One more thing I like to add, which has been a highly repeated subject time and time again, in the anals of Floyd fanatic speculation... and that is that most people claim that the last moments off of the bands' Division Bell album is actually a conversation between David and his son Charlie, or something along those lines. There may be some truth to that statement, however, what most people tend to overlook for the most part is that this line is also in the song Astronomy Domine, which is the first song off of Piper; the band's first album. If you listen closely to the heavily distorted megaphone blaring over the crazy diamondesque guitar solo work of Syd (whose name was actually Roger, and whose middle name was Keith) Barrett, you can make out the exact same phrase, which is: "Charie? Is this Charlie... Hello?" It's pretty difficult to hear, since there's a lot of crazy experimentation going on in there, but the fact of the matter is that it's there! Basically, if you look at it from this standpoint, Division Bell was actually a very highly reminiscent album that drew largely from the glory days of the group. If you listen, you could hear the swarms of bees, (or just a lot of buzzing insects...don't know if they're really bees or not) from Granchester Meadows, which was on their Ummagumma album. And you can also hear the bells from the Fat Old Sun, from their Atom Heart Mother album, which at one point was considered to be used as a soundtrack for Stanley Kubrick's 2001: A Space Odyssey, according to Roger Waters; and not the more common urban legend of how the twenty-five minute long Echoes suite off of Meddle synchronizes up perfectly with the stargate sequence at the end of the film, which is coincidental if not altogether completely sick! I mean, can you imagine what frame of mind you have to be in to figure out this kind of thing?!?

Of course, the crazy line of coincidences doesn't stop there. Let's not forget the whole Dark Side of the Rainbow spectacle! Which is really where all this fanatic Floydian madness originated from in the first place! For those of you that don't know, it's basically playing Dark Side of the Moon at the same time you start watching the Wizard of Oz. You can find out more about this completely far out concept by clicking here.

Anyways, another interesting fascinating little tidbit that I'd like to point out is this video that I like to share every now and again with my friends, who are all musicians in their own right; which is that aside from the unreleased (but heavily bootlegged) Vegetable Man or Scream Thy Last Scream songs which Syd Barrett composed for A Saucerful of Secrets, shortly before his departure from the group, and/or the What Shall We Do Now? and When the Tigers Broke Free numbers which are not on The Wall album (with the lyrics of What Shall We Do Now? still printed on the lyric sleeve!) but are in the film; there also exists a released (eight-track only) version of Pigs on the Wing, from Animals, which bridges the gap between both parts of the song. Both songs, of course, normally appear as bookends (or what I like to call the bread parts of the sonic sandwich) of the album. Of course, this version was actually created as a sort of audition tape for guitarist Snowy White, when they were all in talks for doing a tour together to promote the Animals album. There are many videos of this out there on YouTube, but this one's my favorite... since it's the first on I came across when I was looking for this rare version of the song.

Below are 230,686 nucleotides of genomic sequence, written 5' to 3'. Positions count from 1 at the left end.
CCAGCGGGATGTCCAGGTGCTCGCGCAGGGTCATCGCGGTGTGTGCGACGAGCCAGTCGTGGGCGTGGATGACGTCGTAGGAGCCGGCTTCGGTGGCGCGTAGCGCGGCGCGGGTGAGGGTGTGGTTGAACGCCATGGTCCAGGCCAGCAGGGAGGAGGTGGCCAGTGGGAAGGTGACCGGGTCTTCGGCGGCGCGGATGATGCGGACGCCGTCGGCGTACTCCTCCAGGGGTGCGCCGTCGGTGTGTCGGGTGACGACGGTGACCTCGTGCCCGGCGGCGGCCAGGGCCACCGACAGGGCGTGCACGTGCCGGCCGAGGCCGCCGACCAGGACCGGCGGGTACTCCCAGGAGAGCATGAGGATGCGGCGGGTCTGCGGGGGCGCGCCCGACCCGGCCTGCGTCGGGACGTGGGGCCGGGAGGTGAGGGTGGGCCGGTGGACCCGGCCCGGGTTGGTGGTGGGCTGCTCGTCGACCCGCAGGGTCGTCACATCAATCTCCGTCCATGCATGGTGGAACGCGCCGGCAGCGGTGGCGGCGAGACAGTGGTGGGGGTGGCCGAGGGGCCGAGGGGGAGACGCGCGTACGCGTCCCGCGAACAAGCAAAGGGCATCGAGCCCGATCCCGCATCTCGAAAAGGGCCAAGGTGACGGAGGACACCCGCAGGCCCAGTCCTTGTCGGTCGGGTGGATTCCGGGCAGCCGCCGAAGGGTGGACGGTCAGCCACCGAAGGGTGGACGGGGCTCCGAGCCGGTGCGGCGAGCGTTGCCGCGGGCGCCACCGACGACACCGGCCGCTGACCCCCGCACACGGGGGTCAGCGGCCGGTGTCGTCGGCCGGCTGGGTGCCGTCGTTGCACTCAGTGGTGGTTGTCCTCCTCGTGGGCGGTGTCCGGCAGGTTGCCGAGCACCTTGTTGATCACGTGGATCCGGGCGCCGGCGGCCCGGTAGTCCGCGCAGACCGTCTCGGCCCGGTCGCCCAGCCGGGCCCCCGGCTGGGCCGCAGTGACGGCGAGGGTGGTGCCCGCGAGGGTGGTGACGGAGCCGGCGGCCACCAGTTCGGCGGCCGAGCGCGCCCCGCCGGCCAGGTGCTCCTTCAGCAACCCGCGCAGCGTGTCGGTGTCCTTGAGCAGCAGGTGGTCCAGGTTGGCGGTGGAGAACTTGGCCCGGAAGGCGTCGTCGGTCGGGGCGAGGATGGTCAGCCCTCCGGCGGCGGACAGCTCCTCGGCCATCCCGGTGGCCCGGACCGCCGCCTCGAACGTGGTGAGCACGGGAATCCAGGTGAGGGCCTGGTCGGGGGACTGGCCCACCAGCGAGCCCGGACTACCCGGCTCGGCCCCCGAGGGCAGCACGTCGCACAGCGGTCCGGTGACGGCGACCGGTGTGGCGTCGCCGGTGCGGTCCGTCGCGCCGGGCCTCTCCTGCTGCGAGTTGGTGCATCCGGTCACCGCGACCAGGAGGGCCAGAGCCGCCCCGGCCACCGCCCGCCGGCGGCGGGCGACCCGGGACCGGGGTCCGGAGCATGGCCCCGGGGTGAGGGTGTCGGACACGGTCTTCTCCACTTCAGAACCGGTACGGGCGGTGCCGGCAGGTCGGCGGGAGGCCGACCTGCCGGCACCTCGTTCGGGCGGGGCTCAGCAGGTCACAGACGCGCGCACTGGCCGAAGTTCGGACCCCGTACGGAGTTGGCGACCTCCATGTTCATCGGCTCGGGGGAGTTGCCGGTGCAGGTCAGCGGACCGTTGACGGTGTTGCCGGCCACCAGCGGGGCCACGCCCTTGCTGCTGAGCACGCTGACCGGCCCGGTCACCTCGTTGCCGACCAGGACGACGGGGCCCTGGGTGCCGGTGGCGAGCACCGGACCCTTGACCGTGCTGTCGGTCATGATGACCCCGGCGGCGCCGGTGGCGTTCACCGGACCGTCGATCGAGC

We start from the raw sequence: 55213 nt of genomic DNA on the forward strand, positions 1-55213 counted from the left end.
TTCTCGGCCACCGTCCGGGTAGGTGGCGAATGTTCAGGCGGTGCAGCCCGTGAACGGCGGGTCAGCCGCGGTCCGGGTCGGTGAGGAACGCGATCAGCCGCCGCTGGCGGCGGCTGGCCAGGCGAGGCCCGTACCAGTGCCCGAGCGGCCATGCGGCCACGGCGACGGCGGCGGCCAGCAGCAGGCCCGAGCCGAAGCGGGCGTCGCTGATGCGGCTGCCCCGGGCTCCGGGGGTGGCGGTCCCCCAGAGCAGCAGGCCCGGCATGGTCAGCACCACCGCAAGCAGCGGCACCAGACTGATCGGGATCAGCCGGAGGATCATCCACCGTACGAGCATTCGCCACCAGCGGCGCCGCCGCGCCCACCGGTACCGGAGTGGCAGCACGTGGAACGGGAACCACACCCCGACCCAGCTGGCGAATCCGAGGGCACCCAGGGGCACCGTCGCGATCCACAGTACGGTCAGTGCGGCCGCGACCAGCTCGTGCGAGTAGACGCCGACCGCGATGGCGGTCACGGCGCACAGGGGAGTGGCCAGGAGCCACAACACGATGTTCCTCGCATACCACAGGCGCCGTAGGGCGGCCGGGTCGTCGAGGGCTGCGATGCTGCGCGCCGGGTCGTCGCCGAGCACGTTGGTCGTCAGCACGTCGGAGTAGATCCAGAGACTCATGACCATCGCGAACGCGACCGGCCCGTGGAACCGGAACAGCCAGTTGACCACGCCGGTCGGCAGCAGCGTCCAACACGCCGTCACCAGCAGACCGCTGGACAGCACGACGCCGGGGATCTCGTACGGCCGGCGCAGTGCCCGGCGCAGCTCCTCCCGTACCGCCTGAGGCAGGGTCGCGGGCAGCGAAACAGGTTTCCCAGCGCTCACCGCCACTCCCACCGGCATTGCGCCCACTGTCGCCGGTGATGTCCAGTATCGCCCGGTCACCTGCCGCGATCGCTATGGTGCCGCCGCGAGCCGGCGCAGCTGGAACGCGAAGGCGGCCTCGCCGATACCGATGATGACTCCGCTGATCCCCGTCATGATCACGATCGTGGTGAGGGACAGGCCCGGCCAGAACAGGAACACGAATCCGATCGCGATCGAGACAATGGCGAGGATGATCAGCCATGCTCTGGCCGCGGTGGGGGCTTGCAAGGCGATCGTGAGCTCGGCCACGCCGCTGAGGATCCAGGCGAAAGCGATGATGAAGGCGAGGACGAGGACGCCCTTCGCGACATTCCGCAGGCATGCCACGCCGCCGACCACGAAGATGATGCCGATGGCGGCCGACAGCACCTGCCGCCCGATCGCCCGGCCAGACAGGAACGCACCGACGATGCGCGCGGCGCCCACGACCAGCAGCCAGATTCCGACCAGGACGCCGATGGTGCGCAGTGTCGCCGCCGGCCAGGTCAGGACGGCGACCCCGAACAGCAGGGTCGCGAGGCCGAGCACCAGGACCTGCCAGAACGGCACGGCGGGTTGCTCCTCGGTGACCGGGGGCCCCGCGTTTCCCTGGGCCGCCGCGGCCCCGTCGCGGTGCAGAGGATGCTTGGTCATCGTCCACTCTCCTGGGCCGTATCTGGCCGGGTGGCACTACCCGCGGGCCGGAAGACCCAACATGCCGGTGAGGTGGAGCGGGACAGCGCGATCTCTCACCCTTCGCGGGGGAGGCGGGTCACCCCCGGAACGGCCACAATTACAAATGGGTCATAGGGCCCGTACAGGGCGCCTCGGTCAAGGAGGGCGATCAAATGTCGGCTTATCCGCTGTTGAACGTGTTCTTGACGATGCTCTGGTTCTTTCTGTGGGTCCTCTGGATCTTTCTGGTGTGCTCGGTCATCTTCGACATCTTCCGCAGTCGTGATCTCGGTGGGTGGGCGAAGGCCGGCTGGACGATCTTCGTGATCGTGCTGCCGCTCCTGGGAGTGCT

And then, of course, there are other little rare variations here and there that I've stumbled across online... which is the alternate promotional video for Arnold Layne, which was the band's first hit about a kleptomaniacal cross dresser. Both the song and the lyrics are light years ahead of their time, and only go to show how much of a genius Syd Barrett really was. Below is the official promotional film, followed by a lesser known promo (which has somehow virtually disappeared from YouTube - probably due to copyright, fair use, and all that jazz...).  As a bonus, I've also found a true stereo mix of the song as well.

And then, I stumbled upon yet another little gem, which was a slightly different version of Corporal Clegg, off of A Saucerful of Secrets. I was going nuts trying to see if I could spot Syd in this video. Of course, he's not there, but David's reflection in the mirror threw me off. At one point I was thinking that all five members were in this video, but apparently not. Anyways, I like this rarity the best, since the song's ending is completely different, as well as there being some notable differences in the level of the instruments on the track. We don't get to hear the normal military siren followed by mortar fire, but instead a continuous chanting, done in an almost goosestep-like marching beat. My only gripe is that the video wasn't complete, but hey... we can't have it all, I suppose! Here's the alternate version, followed by the full length promotional version...

And finally, there's yet another gem which I found on eBay. It's one of them Japanese mini discs, which are CD's recorded straight from an original vinyl source. The album in question was none other than Piper at the Gates of Dawn. What's cool about this CD is that I believe it was released before the special anniversary edition of the album, which contains both the stereo and mono mixes, along with some third bonus disc, that I still haven't heard! Anyways, this CD contained an earlier acetate of Candy and a Currant Bun, which had some slightly different lyrics. And for those of you that don't know, the BBC in its infinite wisdom decided that the song's original title Let's Roll Another One was definitely not up to standards at the time. And yet, they didn't have any reservations, nor did they object to the verse of "Please just fuck with me!" How do you explain that one?!? Yes, indeed... censors are pretty stupid, but not as stupid as those people that liken the name Pink Floyd to an individual person instead of a group.

All right, well... this includes this portion of Musical Trivia with your host Dr. Gonzo XXVII (or AKA: P.S. Elliott for short!) reporting for the disassociated press, that is... The Gnoyze Guitar Mods & More Web Blog.